Poor data quality costs businesses millions of dollars annually. While organizations understand that their data needs to be in good health to realize its value, a typical problem is they don’t know how to measure it. To improve your data quality, it is essential to track the right data quality metrics.
What are data quality metrics?
Data quality metrics are benchmarks for how useful your business data is. The aim is to give quantifiable evidence as to whether the data your hold is high or low quality. Making the right business decisions depends on the quality of your data. It impacts the ability of a business to solve problems and attain goals. Moreover, it can directly influence the customer experience which is crucial in a digital world.
There are six common data quality metrics that every business should have in place.
In simple terms, this data quality metric looks at whether record information is missing or recorded in the wrong place. To monitor completeness, take the number of records and review the percentage with have values. For example, you may want to ensure that every address has a zip code, monitoring that over time as the business transforms.
Naturally, you don’t want to have data that contains errors. The context of accuracy will depend on your business to decide the most relevant metric, but it checks if the information is correct or not. For example, there should be no outdated information, redundancies and typos. The ratio of total volume of data to the number of errors would be a way of measuring the accuracy.
A data quality metric for consistency is ensuring that values in different records and reports match. For example, if there is a budget number set in one report, that should be the same in all reports so that everybody is working from the same set of figures. The percentag of value that match between systems or datasets can be used as the data quality metric.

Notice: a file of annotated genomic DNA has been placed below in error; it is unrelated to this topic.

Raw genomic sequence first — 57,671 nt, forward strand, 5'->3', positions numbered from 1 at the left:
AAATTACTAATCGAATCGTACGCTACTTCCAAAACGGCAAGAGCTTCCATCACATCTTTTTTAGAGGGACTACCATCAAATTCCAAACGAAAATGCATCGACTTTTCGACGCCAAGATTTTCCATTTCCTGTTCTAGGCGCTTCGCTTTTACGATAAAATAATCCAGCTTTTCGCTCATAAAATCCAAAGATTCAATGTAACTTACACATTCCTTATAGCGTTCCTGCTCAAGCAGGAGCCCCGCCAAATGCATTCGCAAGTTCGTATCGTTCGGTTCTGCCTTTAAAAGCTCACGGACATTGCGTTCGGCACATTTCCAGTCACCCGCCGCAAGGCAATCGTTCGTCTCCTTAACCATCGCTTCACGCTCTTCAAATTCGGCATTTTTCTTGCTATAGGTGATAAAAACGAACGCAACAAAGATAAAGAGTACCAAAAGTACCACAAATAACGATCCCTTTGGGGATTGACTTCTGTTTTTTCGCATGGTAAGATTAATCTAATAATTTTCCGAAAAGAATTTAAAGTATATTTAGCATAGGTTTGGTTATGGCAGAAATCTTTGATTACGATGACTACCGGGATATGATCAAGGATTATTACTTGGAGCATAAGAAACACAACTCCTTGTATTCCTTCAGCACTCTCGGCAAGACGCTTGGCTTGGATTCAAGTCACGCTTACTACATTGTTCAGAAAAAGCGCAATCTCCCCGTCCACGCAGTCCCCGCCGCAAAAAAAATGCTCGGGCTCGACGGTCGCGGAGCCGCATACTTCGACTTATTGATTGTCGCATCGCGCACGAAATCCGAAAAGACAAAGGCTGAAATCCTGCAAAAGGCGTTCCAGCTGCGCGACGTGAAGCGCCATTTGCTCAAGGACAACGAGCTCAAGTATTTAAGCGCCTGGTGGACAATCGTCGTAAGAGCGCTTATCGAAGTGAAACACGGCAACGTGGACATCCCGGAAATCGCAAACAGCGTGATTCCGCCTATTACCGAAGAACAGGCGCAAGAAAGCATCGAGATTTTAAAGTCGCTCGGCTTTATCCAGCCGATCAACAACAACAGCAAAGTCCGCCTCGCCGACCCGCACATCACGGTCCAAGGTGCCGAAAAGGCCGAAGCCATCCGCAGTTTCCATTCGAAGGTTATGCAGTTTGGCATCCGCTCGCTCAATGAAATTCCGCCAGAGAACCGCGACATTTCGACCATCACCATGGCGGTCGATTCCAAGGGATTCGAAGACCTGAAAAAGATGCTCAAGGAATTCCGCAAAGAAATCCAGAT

Data within a system or database should always conform to the same fromat. For example, all dat fields should be in “dd/mm/yyyy” format or “mm/dd/yy.” It doesn’t matter which, but should also be consistent. The data quality metric will look at a field and report the percentage of values that meet the necessary field validity.
Data needs to be accurate at a specific point in time. For example, you should not use data that is 6 months old to justify a decision that you make today. Instead, the data must be updated to the relevant period for efficient decision making. A data quality metric for timeliness could be checking the last date a field was updated or created. Ideally, businesses should be looking towards real-time data wherever plausible.
An example of a data quality metric for integrity would be the percentage of data that is the same across multiple systems or datasets. When you migrate data between systems, it should remain intact and not be subject to unintended amendments.
The data quality metrics that make the most sense to measure will depend on the nature of your business. However, the key takeaway here os to ensure you have a data quality assessment framework in place, that can support governance and give the business a trusted view of data. Quality of information is one of the biggest problems that slows down businesses looking to derive value from data, and should be an organizational priority.